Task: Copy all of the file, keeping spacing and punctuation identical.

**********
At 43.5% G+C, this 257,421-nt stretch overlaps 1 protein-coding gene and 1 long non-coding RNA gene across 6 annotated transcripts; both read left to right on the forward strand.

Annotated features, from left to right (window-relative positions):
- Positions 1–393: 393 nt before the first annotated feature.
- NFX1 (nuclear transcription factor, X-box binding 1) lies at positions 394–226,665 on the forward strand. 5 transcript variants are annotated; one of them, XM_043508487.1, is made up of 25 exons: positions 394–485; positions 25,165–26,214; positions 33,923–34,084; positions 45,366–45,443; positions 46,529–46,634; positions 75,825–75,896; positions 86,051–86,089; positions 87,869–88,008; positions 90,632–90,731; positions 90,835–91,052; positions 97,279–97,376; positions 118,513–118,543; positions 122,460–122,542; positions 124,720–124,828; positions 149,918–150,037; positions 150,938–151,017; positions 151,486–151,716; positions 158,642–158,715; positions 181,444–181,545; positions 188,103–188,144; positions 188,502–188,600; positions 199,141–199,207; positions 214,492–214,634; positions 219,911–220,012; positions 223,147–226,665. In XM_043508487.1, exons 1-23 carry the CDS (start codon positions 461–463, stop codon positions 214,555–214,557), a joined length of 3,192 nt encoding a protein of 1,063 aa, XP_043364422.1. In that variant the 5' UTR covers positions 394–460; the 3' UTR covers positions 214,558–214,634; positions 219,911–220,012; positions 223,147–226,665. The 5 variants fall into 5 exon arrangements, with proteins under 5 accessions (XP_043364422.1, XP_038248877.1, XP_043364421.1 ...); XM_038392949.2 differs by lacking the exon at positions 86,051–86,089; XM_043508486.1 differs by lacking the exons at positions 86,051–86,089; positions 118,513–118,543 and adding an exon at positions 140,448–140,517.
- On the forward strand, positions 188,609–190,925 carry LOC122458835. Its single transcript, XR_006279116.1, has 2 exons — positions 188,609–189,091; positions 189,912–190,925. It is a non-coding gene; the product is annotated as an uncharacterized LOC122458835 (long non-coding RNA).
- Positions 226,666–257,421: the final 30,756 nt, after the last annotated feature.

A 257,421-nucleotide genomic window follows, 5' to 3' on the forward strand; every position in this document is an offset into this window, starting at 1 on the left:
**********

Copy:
At 43.5% G+C, this 257,421-nt stretch overlaps 1 protein-coding gene and 1 long non-coding RNA gene across 6 annotated transcripts; both read left to right on the forward strand.

Annotated features, from left to right (window-relative positions):
- Positions 1–393: 393 nt before the first annotated feature.
- NFX1 (nuclear transcription factor, X-box binding 1) lies at positions 394–226,665 on the forward strand. 5 transcript variants are annotated; one of them, XM_043508487.1, is made up of 25 exons: positions 394–485; positions 25,165–26,214; positions 33,923–34,084; positions 45,366–45,443; positions 46,529–46,634; positions 75,825–75,896; positions 86,051–86,089; positions 87,869–88,008; positions 90,632–90,731; positions 90,835–91,052; positions 97,279–97,376; positions 118,513–118,543; positions 122,460–122,542; positions 124,720–124,828; positions 149,918–150,037; positions 150,938–151,017; positions 151,486–151,716; positions 158,642–158,715; positions 181,444–181,545; positions 188,103–188,144; positions 188,502–188,600; positions 199,141–199,207; positions 214,492–214,634; positions 219,911–220,012; positions 223,147–226,665. In XM_043508487.1, exons 1-23 carry the CDS (start codon positions 461–463, stop codon positions 214,555–214,557), a joined length of 3,192 nt encoding a protein of 1,063 aa, XP_043364422.1. In that variant the 5' UTR covers positions 394–460; the 3' UTR covers positions 214,558–214,634; positions 219,911–220,012; positions 223,147–226,665. The 5 variants fall into 5 exon arrangements, with proteins under 5 accessions (XP_043364422.1, XP_038248877.1, XP_043364421.1 ...); XM_038392949.2 differs by lacking the exon at positions 86,051–86,089; XM_043508486.1 differs by lacking the exons at positions 86,051–86,089; positions 118,513–118,543 and adding an exon at positions 140,448–140,517.
- On the forward strand, positions 188,609–190,925 carry LOC122458835. Its single transcript, XR_006279116.1, has 2 exons — positions 188,609–189,091; positions 189,912–190,925. It is a non-coding gene; the product is annotated as an uncharacterized LOC122458835 (long non-coding RNA).
- Positions 226,666–257,421: the final 30,756 nt, after the last annotated feature.

A 257,421-nucleotide genomic window follows, 5' to 3' on the forward strand; every position in this document is an offset into this window, starting at 1 on the left: